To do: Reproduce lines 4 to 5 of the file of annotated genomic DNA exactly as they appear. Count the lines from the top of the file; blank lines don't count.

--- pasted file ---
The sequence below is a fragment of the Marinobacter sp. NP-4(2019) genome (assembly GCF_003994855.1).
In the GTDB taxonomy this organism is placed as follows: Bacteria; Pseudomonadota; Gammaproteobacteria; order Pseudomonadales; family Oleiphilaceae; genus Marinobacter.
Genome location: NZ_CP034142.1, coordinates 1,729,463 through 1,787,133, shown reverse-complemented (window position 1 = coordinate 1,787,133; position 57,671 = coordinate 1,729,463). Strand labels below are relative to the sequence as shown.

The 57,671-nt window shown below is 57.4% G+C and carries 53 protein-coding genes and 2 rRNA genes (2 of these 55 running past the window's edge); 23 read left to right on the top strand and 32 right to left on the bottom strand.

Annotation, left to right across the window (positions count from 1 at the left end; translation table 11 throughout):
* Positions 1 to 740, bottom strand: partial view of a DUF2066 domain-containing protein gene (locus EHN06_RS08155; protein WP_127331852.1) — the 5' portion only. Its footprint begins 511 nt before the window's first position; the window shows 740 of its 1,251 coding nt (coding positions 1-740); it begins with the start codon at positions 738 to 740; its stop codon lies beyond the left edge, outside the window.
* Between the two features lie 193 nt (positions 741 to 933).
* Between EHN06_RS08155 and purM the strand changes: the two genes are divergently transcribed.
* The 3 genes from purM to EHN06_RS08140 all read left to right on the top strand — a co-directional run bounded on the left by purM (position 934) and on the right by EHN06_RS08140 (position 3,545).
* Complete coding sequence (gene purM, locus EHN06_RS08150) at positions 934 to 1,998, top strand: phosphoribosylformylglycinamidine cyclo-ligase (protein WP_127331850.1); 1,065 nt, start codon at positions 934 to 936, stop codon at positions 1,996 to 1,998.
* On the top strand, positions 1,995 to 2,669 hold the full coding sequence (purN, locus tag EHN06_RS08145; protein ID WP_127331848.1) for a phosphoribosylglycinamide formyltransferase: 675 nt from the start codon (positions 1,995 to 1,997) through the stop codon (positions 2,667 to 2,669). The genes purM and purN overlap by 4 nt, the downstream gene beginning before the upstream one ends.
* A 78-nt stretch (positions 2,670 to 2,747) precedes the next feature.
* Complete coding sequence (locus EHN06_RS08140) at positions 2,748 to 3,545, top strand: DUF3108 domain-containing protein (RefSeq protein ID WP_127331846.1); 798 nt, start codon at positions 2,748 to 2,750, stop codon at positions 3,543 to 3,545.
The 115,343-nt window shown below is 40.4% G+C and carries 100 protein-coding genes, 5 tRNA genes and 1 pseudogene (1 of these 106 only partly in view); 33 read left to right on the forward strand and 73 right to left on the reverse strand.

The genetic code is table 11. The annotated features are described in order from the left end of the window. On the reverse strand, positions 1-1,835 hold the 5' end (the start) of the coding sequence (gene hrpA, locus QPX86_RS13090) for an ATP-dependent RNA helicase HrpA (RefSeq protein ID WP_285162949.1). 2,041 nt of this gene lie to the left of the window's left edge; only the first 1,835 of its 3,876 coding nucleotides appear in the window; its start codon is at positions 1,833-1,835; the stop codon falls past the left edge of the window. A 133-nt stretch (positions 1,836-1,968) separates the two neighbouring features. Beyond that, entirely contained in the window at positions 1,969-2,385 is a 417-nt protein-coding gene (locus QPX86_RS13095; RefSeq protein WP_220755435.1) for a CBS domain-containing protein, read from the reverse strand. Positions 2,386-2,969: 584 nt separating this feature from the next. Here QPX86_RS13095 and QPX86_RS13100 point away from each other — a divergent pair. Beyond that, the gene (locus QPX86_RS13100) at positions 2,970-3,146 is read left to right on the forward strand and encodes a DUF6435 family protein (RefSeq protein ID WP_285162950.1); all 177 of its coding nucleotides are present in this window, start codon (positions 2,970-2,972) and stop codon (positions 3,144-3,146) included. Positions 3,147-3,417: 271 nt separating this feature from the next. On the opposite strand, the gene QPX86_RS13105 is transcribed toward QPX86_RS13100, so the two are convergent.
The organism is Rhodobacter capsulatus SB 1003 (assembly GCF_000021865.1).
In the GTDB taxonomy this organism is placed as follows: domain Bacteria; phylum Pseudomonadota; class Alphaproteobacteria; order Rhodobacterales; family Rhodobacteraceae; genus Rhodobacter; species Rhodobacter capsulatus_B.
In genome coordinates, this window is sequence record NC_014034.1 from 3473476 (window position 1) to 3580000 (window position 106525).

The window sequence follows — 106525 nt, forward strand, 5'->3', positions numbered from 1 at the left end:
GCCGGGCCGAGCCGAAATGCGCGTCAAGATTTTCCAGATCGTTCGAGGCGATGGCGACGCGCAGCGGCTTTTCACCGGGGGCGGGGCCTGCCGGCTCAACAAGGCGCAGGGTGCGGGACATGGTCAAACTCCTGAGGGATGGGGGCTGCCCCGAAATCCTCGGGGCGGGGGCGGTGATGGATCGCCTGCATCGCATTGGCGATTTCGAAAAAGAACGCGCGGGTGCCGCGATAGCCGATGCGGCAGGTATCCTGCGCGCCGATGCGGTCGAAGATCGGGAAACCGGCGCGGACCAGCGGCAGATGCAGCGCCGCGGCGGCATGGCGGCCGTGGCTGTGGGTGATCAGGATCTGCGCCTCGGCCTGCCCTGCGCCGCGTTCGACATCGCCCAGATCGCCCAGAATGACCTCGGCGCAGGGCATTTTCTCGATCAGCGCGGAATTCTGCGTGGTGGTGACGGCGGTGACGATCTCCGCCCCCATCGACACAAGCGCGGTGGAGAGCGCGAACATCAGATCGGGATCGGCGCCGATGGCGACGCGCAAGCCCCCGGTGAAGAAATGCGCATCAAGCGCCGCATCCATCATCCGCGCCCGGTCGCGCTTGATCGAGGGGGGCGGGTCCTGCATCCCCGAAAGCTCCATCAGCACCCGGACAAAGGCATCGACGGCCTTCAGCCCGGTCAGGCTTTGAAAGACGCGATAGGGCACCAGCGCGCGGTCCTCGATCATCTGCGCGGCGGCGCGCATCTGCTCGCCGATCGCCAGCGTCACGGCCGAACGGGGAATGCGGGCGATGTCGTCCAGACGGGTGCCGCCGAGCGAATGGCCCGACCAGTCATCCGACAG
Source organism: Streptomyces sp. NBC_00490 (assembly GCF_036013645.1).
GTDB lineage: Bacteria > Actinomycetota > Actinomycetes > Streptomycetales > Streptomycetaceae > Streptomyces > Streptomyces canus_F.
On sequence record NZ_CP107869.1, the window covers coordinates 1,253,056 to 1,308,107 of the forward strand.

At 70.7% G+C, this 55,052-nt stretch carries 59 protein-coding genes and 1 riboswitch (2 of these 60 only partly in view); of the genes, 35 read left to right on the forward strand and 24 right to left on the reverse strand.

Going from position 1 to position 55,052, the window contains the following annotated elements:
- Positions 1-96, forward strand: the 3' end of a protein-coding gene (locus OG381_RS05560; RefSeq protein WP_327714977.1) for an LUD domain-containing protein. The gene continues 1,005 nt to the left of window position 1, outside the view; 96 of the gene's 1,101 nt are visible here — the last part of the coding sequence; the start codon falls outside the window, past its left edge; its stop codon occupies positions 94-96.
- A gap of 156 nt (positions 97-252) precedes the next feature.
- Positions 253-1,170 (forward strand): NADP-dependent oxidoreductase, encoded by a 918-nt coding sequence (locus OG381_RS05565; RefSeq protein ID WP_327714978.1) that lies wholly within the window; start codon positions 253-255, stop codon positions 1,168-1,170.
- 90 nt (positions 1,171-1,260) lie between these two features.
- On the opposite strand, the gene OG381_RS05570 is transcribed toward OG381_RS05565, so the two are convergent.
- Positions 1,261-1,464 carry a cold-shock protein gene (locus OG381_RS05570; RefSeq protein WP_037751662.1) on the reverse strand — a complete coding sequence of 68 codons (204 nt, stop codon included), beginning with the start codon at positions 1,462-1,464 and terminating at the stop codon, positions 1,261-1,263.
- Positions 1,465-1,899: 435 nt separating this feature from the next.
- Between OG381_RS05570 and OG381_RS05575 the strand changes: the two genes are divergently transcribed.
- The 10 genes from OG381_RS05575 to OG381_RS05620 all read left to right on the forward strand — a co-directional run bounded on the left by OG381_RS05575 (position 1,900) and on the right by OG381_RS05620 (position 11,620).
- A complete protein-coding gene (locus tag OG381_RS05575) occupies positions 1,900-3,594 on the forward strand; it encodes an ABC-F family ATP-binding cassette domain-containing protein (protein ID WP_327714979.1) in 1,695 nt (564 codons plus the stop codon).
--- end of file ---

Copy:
The 57,671-nt window shown below is 57.4% G+C and carries 53 protein-coding genes and 2 rRNA genes (2 of these 55 running past the window's edge); 23 read left to right on the top strand and 32 right to left on the bottom strand.

Annotation, left to right across the window (positions count from 1 at the left end; translation table 11 throughout):